to work together to implement our recommendations for the good
of the game, we have also considered whether more radical intervention
256. Much of our evidence has been sceptical
that change from within the game is possible. Westminster University
reflected on the number of previous reviews and reports on football,
and concluded that "it is of some concern that much of the
good work and solid recommendations in previous reports have not
been fully implemented or considered".
Manchester United Supporters Trust observed that
"football authorities have been given multiple opportunities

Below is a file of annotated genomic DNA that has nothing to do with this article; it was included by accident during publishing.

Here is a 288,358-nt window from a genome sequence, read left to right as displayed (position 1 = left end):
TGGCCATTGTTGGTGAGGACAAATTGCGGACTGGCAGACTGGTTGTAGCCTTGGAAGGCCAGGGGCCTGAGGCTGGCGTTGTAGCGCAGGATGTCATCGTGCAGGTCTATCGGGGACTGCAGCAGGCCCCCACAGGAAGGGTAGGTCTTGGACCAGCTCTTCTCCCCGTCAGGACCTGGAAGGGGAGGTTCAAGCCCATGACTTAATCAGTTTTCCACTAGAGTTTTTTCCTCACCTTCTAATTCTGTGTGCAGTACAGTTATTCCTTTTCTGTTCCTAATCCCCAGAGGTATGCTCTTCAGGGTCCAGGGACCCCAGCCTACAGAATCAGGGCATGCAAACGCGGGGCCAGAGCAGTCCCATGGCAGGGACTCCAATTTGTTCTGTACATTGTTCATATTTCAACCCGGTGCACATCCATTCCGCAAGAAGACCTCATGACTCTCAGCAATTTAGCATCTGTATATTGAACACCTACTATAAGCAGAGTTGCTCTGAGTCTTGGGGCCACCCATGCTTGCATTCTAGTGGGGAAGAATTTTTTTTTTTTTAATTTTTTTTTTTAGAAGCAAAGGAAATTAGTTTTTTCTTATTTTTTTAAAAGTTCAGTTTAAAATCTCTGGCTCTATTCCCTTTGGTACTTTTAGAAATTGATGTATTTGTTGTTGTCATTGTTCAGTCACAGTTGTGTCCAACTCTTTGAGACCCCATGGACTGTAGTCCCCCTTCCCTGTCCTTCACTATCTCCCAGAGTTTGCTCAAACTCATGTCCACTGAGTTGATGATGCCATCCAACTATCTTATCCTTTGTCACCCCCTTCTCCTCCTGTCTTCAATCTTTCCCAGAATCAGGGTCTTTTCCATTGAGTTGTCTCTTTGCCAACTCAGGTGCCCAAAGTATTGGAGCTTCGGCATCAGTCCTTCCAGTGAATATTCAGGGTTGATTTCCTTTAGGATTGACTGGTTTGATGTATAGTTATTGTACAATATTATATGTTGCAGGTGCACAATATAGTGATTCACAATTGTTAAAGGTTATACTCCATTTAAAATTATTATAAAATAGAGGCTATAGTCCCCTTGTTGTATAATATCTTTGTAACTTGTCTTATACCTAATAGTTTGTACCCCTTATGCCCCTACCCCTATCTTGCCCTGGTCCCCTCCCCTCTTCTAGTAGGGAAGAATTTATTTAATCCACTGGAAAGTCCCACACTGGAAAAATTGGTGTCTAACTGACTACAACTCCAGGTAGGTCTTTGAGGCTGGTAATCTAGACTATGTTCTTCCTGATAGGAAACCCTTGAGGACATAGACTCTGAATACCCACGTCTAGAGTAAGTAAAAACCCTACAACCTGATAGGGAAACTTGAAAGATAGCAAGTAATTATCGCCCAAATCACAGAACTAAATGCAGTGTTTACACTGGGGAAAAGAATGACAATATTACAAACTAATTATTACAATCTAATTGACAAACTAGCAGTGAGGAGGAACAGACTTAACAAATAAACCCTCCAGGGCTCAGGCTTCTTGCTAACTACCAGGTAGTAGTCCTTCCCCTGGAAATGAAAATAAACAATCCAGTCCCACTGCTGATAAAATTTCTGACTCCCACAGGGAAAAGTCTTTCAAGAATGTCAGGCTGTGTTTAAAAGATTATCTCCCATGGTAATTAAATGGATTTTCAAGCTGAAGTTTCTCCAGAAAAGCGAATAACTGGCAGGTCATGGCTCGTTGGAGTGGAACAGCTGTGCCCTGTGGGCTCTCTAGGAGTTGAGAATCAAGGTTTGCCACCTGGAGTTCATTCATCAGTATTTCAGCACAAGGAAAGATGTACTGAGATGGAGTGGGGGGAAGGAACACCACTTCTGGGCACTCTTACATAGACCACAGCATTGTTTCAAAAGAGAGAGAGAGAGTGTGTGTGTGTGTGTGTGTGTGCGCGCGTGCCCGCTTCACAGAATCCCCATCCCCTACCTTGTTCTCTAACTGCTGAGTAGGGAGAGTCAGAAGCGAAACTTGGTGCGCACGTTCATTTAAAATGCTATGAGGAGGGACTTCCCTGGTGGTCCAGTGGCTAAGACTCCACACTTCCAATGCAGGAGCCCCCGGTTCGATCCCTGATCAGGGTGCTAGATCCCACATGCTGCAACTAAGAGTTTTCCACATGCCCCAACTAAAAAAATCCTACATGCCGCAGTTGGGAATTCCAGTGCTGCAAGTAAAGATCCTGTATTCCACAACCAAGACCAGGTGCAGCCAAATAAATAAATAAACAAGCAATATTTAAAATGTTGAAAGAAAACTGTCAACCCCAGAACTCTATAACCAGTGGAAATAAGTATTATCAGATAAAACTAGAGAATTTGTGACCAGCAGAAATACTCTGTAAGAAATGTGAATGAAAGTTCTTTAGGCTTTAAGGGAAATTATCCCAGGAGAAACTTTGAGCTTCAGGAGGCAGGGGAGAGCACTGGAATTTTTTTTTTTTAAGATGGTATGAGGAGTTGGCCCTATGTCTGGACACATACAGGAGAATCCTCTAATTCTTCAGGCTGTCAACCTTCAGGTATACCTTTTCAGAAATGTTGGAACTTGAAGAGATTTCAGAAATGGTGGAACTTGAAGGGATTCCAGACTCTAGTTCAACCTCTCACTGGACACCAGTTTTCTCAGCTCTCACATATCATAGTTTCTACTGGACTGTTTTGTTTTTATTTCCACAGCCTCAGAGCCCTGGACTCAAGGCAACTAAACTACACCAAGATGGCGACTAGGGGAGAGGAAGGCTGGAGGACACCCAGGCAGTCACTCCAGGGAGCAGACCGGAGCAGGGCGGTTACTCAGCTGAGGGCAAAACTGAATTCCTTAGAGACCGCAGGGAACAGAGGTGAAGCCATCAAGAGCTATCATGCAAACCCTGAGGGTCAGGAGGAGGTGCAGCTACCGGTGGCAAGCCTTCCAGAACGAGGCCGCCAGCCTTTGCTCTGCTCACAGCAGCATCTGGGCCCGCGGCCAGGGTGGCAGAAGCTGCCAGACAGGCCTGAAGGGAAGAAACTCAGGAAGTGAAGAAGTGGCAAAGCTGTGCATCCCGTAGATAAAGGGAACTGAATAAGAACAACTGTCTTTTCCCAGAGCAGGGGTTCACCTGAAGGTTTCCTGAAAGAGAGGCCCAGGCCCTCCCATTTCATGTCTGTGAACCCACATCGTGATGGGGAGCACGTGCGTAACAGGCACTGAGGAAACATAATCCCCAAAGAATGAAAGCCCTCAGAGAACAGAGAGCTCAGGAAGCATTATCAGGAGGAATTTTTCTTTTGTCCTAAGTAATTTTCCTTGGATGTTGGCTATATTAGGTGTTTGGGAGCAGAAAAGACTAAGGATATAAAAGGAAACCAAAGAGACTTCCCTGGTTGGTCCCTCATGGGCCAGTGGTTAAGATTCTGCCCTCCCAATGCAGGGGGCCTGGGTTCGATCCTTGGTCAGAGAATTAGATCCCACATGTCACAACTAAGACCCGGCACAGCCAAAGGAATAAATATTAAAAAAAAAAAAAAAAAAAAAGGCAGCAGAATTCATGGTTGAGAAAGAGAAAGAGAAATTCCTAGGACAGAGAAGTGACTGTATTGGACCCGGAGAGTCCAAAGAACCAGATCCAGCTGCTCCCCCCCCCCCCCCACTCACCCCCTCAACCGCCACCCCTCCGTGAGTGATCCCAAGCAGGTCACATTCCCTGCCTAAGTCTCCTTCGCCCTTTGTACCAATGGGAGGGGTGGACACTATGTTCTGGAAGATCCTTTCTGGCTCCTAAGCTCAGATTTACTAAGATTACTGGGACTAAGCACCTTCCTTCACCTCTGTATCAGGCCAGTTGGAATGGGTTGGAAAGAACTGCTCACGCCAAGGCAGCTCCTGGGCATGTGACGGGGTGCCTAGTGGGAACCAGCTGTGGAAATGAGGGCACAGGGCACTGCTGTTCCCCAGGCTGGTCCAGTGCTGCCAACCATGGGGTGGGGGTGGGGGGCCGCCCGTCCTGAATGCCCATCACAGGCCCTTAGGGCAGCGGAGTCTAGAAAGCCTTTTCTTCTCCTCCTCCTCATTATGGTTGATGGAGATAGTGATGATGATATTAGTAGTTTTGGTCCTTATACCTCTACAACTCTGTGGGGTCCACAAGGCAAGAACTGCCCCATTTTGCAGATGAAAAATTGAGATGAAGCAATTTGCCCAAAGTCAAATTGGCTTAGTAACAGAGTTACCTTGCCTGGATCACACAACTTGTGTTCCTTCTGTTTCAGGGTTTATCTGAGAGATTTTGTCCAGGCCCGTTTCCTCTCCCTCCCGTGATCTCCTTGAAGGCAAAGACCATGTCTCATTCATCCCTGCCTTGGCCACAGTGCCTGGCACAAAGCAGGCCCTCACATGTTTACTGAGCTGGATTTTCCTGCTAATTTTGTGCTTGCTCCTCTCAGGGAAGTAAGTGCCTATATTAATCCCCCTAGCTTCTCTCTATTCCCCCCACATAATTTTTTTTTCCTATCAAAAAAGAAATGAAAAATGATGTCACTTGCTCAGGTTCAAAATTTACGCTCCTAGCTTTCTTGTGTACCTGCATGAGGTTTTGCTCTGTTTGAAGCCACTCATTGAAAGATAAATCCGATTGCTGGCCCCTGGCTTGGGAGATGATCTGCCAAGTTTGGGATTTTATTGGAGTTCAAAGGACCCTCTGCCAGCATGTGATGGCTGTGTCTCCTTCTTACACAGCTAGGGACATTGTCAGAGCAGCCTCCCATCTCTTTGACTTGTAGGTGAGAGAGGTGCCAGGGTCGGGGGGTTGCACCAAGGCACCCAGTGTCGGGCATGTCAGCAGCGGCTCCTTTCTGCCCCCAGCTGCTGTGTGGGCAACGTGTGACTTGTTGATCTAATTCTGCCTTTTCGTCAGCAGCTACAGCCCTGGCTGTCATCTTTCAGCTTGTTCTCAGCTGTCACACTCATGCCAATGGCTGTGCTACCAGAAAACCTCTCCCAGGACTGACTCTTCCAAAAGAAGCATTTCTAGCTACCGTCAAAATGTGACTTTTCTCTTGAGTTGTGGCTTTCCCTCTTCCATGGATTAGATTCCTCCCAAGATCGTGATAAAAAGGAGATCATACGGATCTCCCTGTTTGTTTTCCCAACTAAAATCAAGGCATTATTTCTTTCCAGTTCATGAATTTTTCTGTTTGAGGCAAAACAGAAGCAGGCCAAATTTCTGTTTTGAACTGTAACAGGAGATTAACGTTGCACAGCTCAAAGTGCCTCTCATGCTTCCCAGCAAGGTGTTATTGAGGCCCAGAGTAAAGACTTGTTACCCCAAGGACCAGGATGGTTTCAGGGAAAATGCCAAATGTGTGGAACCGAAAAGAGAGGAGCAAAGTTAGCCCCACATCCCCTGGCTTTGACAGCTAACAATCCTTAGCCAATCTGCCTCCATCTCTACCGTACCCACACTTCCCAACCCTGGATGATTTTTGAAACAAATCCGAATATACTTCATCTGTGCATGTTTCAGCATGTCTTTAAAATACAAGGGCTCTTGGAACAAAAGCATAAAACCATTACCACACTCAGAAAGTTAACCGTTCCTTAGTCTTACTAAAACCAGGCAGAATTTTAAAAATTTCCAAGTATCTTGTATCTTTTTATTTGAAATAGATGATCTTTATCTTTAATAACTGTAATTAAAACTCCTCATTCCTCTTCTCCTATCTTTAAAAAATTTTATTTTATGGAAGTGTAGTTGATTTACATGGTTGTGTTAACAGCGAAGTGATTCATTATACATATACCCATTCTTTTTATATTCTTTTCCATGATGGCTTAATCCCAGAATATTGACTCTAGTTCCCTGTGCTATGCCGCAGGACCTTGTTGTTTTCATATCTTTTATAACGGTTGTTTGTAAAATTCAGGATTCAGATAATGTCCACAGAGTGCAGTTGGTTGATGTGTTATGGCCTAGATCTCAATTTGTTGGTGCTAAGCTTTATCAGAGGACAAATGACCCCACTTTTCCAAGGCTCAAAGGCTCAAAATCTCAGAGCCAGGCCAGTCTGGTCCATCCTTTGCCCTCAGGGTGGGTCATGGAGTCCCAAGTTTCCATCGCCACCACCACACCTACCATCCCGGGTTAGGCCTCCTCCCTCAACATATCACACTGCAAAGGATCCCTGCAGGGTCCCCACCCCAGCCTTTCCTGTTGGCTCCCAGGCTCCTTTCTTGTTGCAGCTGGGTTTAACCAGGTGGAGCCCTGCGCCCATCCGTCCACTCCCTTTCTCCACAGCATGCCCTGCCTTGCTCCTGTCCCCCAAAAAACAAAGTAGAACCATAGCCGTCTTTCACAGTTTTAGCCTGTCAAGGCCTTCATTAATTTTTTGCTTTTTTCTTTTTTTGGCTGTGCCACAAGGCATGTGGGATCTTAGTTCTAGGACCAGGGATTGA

to reform but have failed to do so", a sentiment echoed
by other supporters trusts.
Ian Watmore advised us:
You should set out what the strategic objectives
for football as a whole are and then what role the FA has within
that and then how the FA might have a governance structure to
determine that. I don't think it will come about through natural
257. The solution favoured by most was Government
intervention. However, it is also the case that the Government
has little leverage on a game able to generate huge revenues of
its own, and the governing body of which is vehemently opposed
to some types of Government intervention. The most practical solution
proposed was intervention by means of a Sports Act to consolidate
the position of the FA as the governing body of the domestic game.
Because such legislation exists in other European countries, this
could not be constituted as undue Government interference. Lord
Triesman, for example, noted that: